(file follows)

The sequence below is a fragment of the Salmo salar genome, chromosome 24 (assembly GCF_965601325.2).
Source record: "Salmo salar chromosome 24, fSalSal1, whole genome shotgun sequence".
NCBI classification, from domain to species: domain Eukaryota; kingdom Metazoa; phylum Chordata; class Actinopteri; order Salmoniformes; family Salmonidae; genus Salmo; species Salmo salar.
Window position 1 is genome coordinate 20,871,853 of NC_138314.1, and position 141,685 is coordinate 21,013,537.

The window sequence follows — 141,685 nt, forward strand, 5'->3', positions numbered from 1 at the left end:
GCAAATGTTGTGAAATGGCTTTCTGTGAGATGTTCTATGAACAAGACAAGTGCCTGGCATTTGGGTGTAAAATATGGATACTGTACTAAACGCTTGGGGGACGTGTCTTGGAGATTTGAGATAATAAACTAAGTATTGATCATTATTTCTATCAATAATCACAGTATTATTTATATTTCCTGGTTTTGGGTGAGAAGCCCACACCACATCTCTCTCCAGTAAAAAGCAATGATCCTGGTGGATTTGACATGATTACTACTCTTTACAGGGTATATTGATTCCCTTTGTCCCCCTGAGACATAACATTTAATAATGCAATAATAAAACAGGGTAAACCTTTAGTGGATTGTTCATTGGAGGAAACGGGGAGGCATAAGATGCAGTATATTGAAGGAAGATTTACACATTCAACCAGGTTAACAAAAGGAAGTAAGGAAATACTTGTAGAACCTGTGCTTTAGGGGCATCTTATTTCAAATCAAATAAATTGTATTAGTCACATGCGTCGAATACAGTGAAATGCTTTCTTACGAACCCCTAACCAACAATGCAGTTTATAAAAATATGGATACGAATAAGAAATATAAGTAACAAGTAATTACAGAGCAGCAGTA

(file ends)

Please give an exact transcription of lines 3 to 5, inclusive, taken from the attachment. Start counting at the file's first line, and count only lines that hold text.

NCBI classification, from domain to species: domain Eukaryota; kingdom Metazoa; phylum Chordata; class Actinopteri; order Salmoniformes; family Salmonidae; genus Salmo; species Salmo salar.
Window position 1 is genome coordinate 20,871,853 of NC_138314.1, and position 141,685 is coordinate 21,013,537.

The window sequence follows — 141,685 nt, forward strand, 5'->3', positions numbered from 1 at the left end: